Our Top Tips for a Successful Carve Out Project


Cynthia-Chan-international-business-reorganisation-leader Cynthia Chan
IBR Leader, Global LBS Partner (solicitor), United Kingdom

Over the past few years, we have assisted many organisations successfully complete large scale carve-out or separation projects. Smooth and timely implementation of such projects helps minimise business disruption as well as ensures that the projects are completed within the agreed timeframe. This is important because timeframes are often ambitious as groups aim to complete their projects within months of announcing their potential plans to the market.

Here are our top tips for planning and implementing successful projects:

Design the reorganisation to minimise legal risk

1. Prioritise information gathering and feasibility in known ‘problem’ jurisdictions with long lead times. If necessary consider workarounds to ensure that a delayed implementation in a particular jurisdiction does not lead to a delayed implementation of the overall project.

2. Use agreed form template documents for all share and business transfers, and ensure that those template documents receive local territory tax and legal sign-off. They should include agreed clauses regarding, for example, the transfer of contracts and what happens if consent to a transfer of a contract is not received.

3. Ensure that the local transfer documents do not contain warranties, indemnities or other provisions that may inadvertently create local territory legal relations between the two new groups, post completion.

4. If the carved out group is to be sold to a third party buyer, ensure alignment of the local territory documents with the negotiated terms of the Master Share Purchase Agreement. 

Manage transitional support

5. Allow sufficient time to scope any transitional services and to structure how they will be provided. Consideration should be given to how to structure the service provision (for example, local to local, centre to local), how payments will be calculated for each service, and how pricing is affected by the gradual reduction of services. This can sometimes make the costs of performing the services more expensive.

Understand which legal issues have the biggest operational impact

6. Where the reorganisation requires the formation of new legal entities, branches or representative) offices, identify the steps required between the legal formation and the operational ‘go live’ date. Tax and payroll registrations, bank account setup and IT systems readiness (where the new entity is to be an operating entity) can be obstacles to implementation.

7. Identify where transactions require specific accounting information, especially if third parties need to be involved. In many European jurisdictions, certain transactions trigger the need for a third party valuation report, a requirement for audited accounts or a requirement for an independent auditor statement. These can be critical path items from a timing perspective.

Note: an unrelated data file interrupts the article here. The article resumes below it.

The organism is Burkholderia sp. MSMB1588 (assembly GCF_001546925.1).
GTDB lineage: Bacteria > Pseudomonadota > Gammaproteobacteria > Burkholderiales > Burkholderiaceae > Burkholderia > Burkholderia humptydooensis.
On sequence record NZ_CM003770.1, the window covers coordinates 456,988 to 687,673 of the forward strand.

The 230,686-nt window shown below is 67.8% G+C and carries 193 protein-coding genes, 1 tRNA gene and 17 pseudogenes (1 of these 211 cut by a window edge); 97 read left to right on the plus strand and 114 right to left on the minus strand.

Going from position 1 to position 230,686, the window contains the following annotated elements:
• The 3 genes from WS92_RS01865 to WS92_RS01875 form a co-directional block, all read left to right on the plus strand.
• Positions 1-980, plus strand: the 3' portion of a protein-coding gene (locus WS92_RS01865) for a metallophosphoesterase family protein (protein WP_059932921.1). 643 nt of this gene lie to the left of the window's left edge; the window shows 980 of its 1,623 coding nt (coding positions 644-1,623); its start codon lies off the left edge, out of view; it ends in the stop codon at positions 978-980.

8. Determine where physical flow of funds is required in local territories, and identify territories with exchange control restrictions or other central bank approval processes.

9. Consider whether the existing operating model is still appropriate for the group post-separation; where the model changes, this can impact a wide range of legal issues.

Put in place a robust governance and decision making structure

10. Designate decision makers within the business, across each relevant function.

11. Design a clear internal escalation process to ensure a clear and final decision can be reached in the event that different functions are not aligned on a proposed approach.

12. Develop a communication protocol for passing project strategic messages from HQ/central team to the management/signatories of the business located in overseas subsidiaries. This can often be a source of tension within the business, and a viable protocol has to balance the need for confidentiality at HQ level with ensuring the local subsidiaries are involved enough that they are able and ready to implement local reorganisation transactions (via signing of local territory documents), where required.

In addition to these tips for a successful carve-out or separation project, there are also a number of specific legal issues that can arise related to corporate, HR, pensions or intellectual property issues. Our experts can help walk you through these too.

Carve outs and separation projects run smoothly when they are carefully thought through. Global legal specialists at PwC are well placed to support you with both the design, planning and implementation of your carve-out or separation project and any local legal issues you might come across.